Mayor de Blasio’s War on Traffic Continues with Delivery Bans During Rush Hours


Mayor de Blasio’s War on Traffic Continues with Delivery Bans During Rush Hours

Mayor de Blasio’s War on Traffic Continues with Delivery Bans During Rush Hours

Traffic congestion has been a major concern in New York City seemingly forever. The Vision Zero program, aimed at reducing pedestrian injuries and fatalities by slowing traffic, has also increased the number of traffic violations issued to drivers. New York traffic lawyers are busy keeping up with challenging these violations, many of which can be arbitrary and discretionary, and result in high fines and points. With de Blasio’s new New York City delivery truck bans, the high cost of ticketing for delivery drivers promises to rise substantially.

De Blasio continues to crack down on traffic violations, adding more and more enforcement staff with new initiatives. After doing little to reduce congestion, the mayor’s plan seems aimed at drivers who have no control over the situation. According to the Mayor, vehicle speed in Midtown Manhattan has decreased by 23 percent over the last seven years. The average speed in the city is estimated to be a crawling 5 and 10 mph. Private drivers and other commercial vehicles contribute to the problem, but it’s delivery trucks that are going to pay for it.

Clear Curbs Initiative Takes Aim at NYC Delivery Trucks

De Blasio’s new program includes five initiatives to keep traffic lanes clear--or drivers will face stiff fines. The most controversial initiative is called Clear Curbs, which will ban truck deliveries in congested areas of the city from 7am to 10 am and 4 pm to 7 pm. The targeted areas for the initial testing of the plan include:

  • Manhattan (Midtown): the zone bounded by Sixth Ave. to the west, Madison Ave. to the East, 45th St. to the south and 50th St. to the north.
  • Queens (Jackson Heights and Corona): Roosevelt Ave., Broadway to 108th St.
  • Brooklyn (Downtown, Park Slope, Prospect Heights): Flatbush Ave, Grand Army Plaza to Tillary St.

Pick-up and drop-off of passengers and deliveries to off-street loading docks will still be allowed. As with any enforcement, this is, of course, open to interpretation.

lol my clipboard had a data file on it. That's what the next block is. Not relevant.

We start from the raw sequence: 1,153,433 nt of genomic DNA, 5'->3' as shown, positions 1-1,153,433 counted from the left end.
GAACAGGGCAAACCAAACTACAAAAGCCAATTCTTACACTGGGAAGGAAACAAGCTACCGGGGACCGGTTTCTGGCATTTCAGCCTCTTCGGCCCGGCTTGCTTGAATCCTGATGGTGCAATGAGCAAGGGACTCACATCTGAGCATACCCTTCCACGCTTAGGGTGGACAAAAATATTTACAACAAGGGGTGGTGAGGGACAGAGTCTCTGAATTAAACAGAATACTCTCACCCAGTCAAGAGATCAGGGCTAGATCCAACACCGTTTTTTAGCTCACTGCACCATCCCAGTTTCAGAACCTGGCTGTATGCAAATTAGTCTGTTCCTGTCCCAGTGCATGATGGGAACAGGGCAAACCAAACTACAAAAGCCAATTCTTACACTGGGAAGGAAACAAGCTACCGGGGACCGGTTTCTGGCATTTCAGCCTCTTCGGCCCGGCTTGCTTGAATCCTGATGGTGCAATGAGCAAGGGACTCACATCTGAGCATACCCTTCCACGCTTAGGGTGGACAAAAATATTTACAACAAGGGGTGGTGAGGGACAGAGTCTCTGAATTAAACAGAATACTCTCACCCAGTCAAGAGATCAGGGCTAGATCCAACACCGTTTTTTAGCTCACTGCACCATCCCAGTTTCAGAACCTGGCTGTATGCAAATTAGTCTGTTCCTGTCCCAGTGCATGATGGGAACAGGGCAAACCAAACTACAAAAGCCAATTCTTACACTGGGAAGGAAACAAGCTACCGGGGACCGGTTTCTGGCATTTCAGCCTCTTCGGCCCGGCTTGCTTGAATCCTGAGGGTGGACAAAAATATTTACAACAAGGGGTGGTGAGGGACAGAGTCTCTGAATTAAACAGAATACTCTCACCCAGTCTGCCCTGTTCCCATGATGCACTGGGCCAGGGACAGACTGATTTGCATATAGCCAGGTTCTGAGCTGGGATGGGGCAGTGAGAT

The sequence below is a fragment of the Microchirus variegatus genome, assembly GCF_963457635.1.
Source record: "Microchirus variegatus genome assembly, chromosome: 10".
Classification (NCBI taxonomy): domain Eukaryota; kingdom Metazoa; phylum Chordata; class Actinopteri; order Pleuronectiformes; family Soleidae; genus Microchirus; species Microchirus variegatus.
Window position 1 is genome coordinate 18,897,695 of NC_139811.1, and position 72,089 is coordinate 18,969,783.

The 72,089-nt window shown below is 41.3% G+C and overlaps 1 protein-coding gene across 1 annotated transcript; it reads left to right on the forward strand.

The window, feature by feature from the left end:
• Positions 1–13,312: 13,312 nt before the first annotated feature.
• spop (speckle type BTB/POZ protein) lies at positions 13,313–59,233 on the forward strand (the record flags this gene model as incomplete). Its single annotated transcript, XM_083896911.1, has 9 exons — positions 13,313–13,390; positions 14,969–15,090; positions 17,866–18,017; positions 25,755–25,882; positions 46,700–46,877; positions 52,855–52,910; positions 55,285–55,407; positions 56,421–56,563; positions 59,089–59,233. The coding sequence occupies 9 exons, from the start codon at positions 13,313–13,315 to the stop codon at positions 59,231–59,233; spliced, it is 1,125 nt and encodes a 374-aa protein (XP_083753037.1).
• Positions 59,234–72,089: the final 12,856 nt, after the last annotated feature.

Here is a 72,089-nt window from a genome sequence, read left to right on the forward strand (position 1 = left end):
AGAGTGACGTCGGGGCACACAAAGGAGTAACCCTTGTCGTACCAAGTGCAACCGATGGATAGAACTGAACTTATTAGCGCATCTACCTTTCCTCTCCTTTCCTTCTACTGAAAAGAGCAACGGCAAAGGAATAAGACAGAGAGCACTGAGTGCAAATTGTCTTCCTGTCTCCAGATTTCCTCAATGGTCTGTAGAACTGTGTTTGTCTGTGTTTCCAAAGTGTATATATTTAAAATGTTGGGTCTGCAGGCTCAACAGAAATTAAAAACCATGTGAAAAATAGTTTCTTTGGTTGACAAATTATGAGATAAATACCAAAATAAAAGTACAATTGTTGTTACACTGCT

The pilot program will begin in January 2018 and last six months. After that, the city will reassess the impact of the idea.

Clear Lanes Initiative Will Restrict Routine Deliveries

The other delivery truck restrictions, called Clear Lanes, will restrict truck deliveries in New York on 11 crosstown streets. One side of the street will allow deliveries, while the opposite will ban them entirely from 6 am to 7 pm. Clear Lane streets will include:

  • 60th and 59th Sts. (Fifth to Second Ave.)
  • 58th St. (Lexington to Second Ave.)
  • 54th St. (Eighth to Third Ave.)
  • 53rd St. (Ninth to Third Ave.)

Merchants and drivers are not pleased with the proposals and program. “The plan makes no sense at all,” said Nelson Eusebio, a board member for the National Supermarket Association. “The 7 am to 10 am part is definitely going to hurt us. That’s when retailers get most of their deliveries.”

The hours of the ban are bound to create havoc for delivery drivers on a schedule as well as for businesses needing to pay workers to come in early and stay later for shipping and receiving. In addition, the drivers will be facing stepped up police enforcement and fines for violations.

To enforce the new regulations, the city will increase the Enforcement Task Force from 40 to 80 and add another 110 uniformed police. These traffic officers will also focus on “blocking the box” enforcement meant to reduce gridlock at over 50 key intersections as well as moving violations at other incident-prone locations.

The estimated $10 million cost for this staffing, according to de Blasio, will come entirely from fees generated. New York traffic attorneys are already expressing concern that the need to pay for higher enforcement of the program may lead to questionable ticketing. NYC Traffic Lawyers Are Watching the Situation Closely

The city is also looking for ways to fine delivery trucks traveling in NYC without making deliveries. How the city intends to distinguish between empty trucks after deliveries or vehicles passing through remains to be seen..

Critics across the spectrum have pointed out the flaws in the mayor’s programs. According to some, alternatives like congestion toll pricing, improving the public transit system, or adding tolls to East River bridges all would have more effective results than fining drivers trying to do their jobs.

In the meantime, drivers getting hit with these fines should consult with a traffic attorney that specializes in New York City traffic law. With drivers making multiple daily deliveries and enforcement out to make an example of some, the cost of fines can quickly escalate. The Clear Curb and Clear Lanes initiatives, both brand new and untried, are bound to create unfair practices and unclear ticketing in its pilot program that every driver should know their rights.


With our 60 years of combined experience working with the New York Legal System and Most NY Traffic Courts,  our team of local traffic lawyers will defend your tickets saving you money and time.  We will aggressively contest your violations and seek to reduce your sentence, lower fines, and avoid getting points in order to prevent suspension or revocation of your license as well as increased insurance premiums.

Michael Beer